Result: roaming charges will be re-imposed.

8. Loss of protection for the environment. 3 examples here:
1. Clean beaches. These are protected by an EU regulation which ensures that beaches are not polluted by waste and sewage which I clearly remember seeing floating in the sea when I was young.
2. Clean water. Surely nobody in the UK wants a repeat of what happened in Flint, Michigan where the water supply has been seriously contaminated because of lax controls.
3. Fracking. A particular issue in Upper Nidderdale where I live and where the geology is suitable.
The Conservatives plan to copy all EU laws and regulations into UK law and then unpick and rewrite them. There are so many that they want to use a system which dates back to the absolute monarchy of Henry VIII to enable some of this to be done by a committee not by acts of parliament.
Result: influence from big business to serve their own ends with no scrutiny and fewer environmental controls (a bonfire of regulations).

9. Loss of funding for scientific and medical research where the UK is a world leader. This is not just the funding but revenue from any spin-off businesses from the research.
Result: loss of status and reputation of UK universities, and, with loss of talented staff, poorer education for the next generation.

10. Loss of revenue from international students. Numbers are already down. Result: loss of an estimated £26bn per year to the economy, and loss of reputation.

11. A downturn in financial services which are about 11% of the economy. One example: J P Morgan have just bought an office block in Dublin and plan to move several thousand people there from the UK so that they can keep the EU passporting rights for banking.
Result: loss of revenue from taxes, and money spent by financiers in restaurants, shops, retail etc.

12. Increased need for benefits payments for those who have been made unemployed.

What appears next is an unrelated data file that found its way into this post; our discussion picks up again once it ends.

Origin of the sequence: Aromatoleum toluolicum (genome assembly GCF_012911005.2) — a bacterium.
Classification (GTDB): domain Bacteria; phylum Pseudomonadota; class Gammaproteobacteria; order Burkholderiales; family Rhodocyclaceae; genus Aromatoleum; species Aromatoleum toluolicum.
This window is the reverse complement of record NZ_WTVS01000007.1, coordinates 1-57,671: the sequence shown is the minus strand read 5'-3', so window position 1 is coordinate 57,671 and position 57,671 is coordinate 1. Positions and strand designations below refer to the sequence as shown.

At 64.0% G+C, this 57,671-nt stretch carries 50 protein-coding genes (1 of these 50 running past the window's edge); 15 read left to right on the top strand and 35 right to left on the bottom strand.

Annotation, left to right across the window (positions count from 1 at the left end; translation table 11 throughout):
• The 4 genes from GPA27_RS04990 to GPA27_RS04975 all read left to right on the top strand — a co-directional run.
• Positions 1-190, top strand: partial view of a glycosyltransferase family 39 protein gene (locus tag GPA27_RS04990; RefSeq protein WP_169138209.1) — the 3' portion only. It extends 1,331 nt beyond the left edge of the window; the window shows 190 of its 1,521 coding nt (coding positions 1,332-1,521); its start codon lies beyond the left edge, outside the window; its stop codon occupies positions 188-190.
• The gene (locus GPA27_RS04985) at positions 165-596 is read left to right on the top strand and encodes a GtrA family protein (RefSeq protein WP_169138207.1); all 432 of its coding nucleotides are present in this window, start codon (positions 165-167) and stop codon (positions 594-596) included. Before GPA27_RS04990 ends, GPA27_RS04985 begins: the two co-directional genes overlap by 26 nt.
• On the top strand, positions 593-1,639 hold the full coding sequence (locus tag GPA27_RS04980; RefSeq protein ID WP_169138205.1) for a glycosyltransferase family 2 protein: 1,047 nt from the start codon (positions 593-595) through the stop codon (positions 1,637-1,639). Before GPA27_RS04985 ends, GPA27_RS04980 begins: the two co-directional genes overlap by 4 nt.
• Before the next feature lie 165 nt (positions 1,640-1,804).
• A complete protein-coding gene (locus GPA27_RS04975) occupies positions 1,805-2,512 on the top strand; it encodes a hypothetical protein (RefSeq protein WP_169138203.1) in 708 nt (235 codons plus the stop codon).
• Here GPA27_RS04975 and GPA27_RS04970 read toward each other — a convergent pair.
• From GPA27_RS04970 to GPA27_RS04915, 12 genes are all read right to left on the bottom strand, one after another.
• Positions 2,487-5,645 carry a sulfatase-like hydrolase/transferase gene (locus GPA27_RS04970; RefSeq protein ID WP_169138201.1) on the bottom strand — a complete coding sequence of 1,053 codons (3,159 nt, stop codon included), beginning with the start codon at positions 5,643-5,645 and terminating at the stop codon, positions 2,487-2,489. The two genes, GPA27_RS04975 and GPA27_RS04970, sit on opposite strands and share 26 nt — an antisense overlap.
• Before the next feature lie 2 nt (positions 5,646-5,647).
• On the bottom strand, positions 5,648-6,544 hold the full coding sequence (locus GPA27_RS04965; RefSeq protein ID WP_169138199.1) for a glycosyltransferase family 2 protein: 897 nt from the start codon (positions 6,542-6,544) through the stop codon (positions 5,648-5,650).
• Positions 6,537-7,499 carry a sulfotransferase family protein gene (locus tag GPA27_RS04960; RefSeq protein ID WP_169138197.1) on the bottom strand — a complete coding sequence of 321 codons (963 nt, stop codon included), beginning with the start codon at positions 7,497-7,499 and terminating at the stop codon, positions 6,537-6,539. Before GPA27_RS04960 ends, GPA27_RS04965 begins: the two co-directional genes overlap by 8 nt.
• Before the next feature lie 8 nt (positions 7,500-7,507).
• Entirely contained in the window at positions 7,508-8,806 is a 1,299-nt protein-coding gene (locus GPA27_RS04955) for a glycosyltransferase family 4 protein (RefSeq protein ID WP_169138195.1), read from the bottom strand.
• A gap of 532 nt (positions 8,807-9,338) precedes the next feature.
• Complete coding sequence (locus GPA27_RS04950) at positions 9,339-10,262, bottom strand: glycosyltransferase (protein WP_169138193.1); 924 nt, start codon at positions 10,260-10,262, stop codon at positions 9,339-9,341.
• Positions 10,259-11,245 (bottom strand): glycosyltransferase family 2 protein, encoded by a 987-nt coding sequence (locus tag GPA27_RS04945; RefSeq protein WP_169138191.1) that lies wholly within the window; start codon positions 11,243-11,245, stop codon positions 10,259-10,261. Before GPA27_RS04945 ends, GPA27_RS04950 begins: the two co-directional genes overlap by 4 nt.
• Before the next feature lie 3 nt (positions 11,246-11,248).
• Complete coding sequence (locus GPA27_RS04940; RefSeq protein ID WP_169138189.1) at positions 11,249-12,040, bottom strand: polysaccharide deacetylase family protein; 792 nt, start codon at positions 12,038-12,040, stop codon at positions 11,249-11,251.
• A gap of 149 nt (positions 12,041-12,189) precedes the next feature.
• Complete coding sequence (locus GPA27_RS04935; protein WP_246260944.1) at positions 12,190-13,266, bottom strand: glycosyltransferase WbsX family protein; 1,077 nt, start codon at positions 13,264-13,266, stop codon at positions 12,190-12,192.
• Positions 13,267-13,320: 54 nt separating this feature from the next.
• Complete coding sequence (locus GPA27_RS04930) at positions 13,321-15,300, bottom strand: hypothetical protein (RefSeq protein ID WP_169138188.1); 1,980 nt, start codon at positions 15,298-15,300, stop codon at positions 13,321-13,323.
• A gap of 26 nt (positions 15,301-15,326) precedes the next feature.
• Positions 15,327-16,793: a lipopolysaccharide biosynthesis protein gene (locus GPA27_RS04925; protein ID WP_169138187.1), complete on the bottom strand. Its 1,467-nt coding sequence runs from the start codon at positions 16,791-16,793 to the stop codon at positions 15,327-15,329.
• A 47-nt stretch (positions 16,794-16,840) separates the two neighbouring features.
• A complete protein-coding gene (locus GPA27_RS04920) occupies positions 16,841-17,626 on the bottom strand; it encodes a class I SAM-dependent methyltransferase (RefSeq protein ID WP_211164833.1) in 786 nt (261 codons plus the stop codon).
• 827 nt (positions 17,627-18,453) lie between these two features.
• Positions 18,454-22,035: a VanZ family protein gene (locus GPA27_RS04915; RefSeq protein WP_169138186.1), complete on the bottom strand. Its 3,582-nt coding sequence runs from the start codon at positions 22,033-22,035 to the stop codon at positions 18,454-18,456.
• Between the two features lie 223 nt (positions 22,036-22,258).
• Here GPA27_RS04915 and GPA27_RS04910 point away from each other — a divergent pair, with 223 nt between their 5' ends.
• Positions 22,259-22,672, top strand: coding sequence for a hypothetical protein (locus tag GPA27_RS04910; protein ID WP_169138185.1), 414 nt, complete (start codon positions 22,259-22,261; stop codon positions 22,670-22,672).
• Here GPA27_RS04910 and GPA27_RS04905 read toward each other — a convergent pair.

Result: higher taxes for everyone else.

13. Fewer safety guarantees for nuclear fuel which the UK gets through the EU agency Euratom.
Result: brings the unthinkable a bit nearer.

14. A divisive society. The UK has had a reputation for being tolerant and fair. I am appalled at the vitriol directed to immigrants which I have found in the forums of the Brexit-supporting tabloids. It is disappointing that so many people fomenting this anger do not appear to know that half the immigrants in the UK are not from the EU and are nothing to do with Brexit, and that many of the people perceived to be immigrants were actually born in the UK.
Result: the potential backlash is frightening.

Common sense clearly indicates that any deal with the EU will be worse for the UK than being a member. Leaving the single market and the customs union is bound to lead to job losses. The UK is apparently now at the back of the queue for a trade deal with the US, which is in my view a good thing as I would not want to see US-style healthcare here. But chasing trade deals with much smaller economies halfway round the world doesn’t make sense either.

It would appear that immigration was a factor in the referendum vote. It is now clear that the NHS, care homes, and the construction and hospitality industries cannot function effectively without immigrants from the EU. Nurses from other EU countries are leaving just at the time when applications for nursing courses are down 23% because the government has cancelled the bursary scheme for nurses’ training.

Finally, the Tory and Labour election manifestos appear to have been written for a parallel universe where Brexit does not exist. Promises are made but nobody can predict how bad the downturn in the economy will be or how much money will be in the public purse. One thing is certain: in the last few weeks the downturn in the economy has already begun. The turkey vote is getting nearer to Christmas.

PS If you want to read more about the likely impact of Brexit on various areas of the economy and industry, I strongly recommend Richard Corbett’s blog.